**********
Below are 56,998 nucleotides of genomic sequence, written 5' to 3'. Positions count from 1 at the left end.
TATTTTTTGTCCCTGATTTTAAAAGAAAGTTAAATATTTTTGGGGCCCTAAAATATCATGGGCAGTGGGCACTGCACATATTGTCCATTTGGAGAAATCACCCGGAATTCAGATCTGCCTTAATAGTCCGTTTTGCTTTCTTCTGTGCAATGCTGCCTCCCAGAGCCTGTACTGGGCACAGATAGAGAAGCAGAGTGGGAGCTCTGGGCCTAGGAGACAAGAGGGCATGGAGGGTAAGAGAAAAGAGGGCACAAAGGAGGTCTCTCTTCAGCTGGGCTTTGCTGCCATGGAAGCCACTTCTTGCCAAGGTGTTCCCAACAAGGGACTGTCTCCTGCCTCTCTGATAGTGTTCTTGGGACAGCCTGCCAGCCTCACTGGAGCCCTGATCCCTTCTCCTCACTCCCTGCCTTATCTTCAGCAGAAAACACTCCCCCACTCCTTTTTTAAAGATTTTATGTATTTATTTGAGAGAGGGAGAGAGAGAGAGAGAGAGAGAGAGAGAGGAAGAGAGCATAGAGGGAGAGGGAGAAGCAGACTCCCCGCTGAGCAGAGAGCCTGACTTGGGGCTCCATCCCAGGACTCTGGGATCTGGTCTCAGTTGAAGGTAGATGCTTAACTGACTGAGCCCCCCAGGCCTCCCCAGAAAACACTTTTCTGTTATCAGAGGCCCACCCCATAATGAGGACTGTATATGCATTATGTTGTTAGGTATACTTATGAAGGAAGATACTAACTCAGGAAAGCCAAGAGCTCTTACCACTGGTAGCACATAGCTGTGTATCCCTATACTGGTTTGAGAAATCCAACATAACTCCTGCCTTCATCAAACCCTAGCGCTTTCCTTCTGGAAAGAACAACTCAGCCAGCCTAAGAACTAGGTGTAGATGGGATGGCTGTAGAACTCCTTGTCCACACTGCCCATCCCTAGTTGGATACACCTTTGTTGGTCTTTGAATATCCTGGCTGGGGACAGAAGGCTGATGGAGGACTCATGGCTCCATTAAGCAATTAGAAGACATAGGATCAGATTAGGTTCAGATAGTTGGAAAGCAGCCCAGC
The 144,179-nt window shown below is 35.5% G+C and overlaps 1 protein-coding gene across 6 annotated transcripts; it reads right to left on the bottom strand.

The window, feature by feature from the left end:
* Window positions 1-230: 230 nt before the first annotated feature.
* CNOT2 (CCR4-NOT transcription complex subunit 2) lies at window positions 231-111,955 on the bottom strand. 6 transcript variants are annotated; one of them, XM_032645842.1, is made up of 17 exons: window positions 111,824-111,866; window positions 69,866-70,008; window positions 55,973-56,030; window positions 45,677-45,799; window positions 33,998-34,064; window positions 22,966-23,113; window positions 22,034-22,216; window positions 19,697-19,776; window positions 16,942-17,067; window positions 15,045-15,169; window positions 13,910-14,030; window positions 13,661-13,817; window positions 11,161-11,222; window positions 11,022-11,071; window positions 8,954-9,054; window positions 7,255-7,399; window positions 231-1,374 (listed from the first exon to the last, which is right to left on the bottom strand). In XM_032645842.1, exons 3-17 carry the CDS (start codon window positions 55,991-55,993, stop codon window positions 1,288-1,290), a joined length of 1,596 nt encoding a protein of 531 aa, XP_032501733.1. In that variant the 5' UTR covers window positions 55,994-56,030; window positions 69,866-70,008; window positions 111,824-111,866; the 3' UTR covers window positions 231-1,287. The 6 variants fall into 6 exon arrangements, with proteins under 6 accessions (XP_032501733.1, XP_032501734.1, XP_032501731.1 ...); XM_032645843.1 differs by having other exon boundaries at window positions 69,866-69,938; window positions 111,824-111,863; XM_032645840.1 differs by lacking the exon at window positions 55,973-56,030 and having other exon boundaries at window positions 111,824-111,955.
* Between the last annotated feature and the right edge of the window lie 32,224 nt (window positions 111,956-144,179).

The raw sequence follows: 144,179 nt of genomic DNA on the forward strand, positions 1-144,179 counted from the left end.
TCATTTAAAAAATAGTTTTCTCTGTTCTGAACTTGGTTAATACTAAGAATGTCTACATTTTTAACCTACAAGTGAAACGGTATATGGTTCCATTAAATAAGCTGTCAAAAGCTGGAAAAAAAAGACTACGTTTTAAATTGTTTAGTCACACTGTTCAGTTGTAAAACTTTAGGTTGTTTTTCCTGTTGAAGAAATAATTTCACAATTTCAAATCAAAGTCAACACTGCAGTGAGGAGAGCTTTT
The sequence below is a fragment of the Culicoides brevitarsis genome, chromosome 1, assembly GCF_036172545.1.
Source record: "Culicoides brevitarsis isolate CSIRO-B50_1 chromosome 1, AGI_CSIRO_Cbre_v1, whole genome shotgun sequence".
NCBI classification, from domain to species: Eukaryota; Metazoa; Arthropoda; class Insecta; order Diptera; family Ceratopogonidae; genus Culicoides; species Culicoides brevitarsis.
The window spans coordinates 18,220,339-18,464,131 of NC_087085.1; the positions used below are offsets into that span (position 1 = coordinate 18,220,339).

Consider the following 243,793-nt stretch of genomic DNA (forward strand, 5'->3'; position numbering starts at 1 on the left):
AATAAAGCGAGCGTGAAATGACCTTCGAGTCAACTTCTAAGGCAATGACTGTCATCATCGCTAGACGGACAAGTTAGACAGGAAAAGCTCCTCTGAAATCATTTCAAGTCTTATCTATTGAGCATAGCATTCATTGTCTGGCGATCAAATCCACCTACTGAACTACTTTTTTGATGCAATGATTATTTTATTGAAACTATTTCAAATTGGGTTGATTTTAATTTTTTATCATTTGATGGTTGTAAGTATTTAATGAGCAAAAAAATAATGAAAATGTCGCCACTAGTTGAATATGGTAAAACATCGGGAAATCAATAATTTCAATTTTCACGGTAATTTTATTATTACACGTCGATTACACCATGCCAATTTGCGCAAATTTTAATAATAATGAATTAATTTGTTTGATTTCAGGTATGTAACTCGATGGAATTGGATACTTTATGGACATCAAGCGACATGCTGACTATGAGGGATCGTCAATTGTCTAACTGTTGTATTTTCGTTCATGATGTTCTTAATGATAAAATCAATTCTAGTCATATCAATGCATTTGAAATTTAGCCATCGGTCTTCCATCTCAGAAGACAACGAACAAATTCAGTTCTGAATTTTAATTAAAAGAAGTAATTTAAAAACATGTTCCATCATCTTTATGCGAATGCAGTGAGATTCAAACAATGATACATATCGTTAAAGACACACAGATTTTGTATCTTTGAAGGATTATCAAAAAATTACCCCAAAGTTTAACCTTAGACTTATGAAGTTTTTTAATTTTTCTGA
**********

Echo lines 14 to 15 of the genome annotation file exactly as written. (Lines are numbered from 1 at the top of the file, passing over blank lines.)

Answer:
Consider the following 243,793-nt stretch of genomic DNA (forward strand, 5'->3'; position numbering starts at 1 on the left):
AATAAAGCGAGCGTGAAATGACCTTCGAGTCAACTTCTAAGGCAATGACTGTCATCATCGCTAGACGGACAAGTTAGACAGGAAAAGCTCCTCTGAAATCATTTCAAGTCTTATCTATTGAGCATAGCATTCATTGTCTGGCGATCAAATCCACCTACTGAACTACTTTTTTGATGCAATGATTATTTTATTGAAACTATTTCAAATTGGGTTGATTTTAATTTTTTATCATTTGATGGTTGTAAGTATTTAATGAGCAAAAAAATAATGAAAATGTCGCCACTAGTTGAATATGGTAAAACATCGGGAAATCAATAATTTCAATTTTCACGGTAATTTTATTATTACACGTCGATTACACCATGCCAATTTGCGCAAATTTTAATAATAATGAATTAATTTGTTTGATTTCAGGTATGTAACTCGATGGAATTGGATACTTTATGGACATCAAGCGACATGCTGACTATGAGGGATCGTCAATTGTCTAACTGTTGTATTTTCGTTCATGATGTTCTTAATGATAAAATCAATTCTAGTCATATCAATGCATTTGAAATTTAGCCATCGGTCTTCCATCTCAGAAGACAACGAACAAATTCAGTTCTGAATTTTAATTAAAAGAAGTAATTTAAAAACATGTTCCATCATCTTTATGCGAATGCAGTGAGATTCAAACAATGATACATATCGTTAAAGACACACAGATTTTGTATCTTTGAAGGATTATCAAAAAATTACCCCAAAGTTTAACCTTAGACTTATGAAGTTTTTTAATTTTTCTGA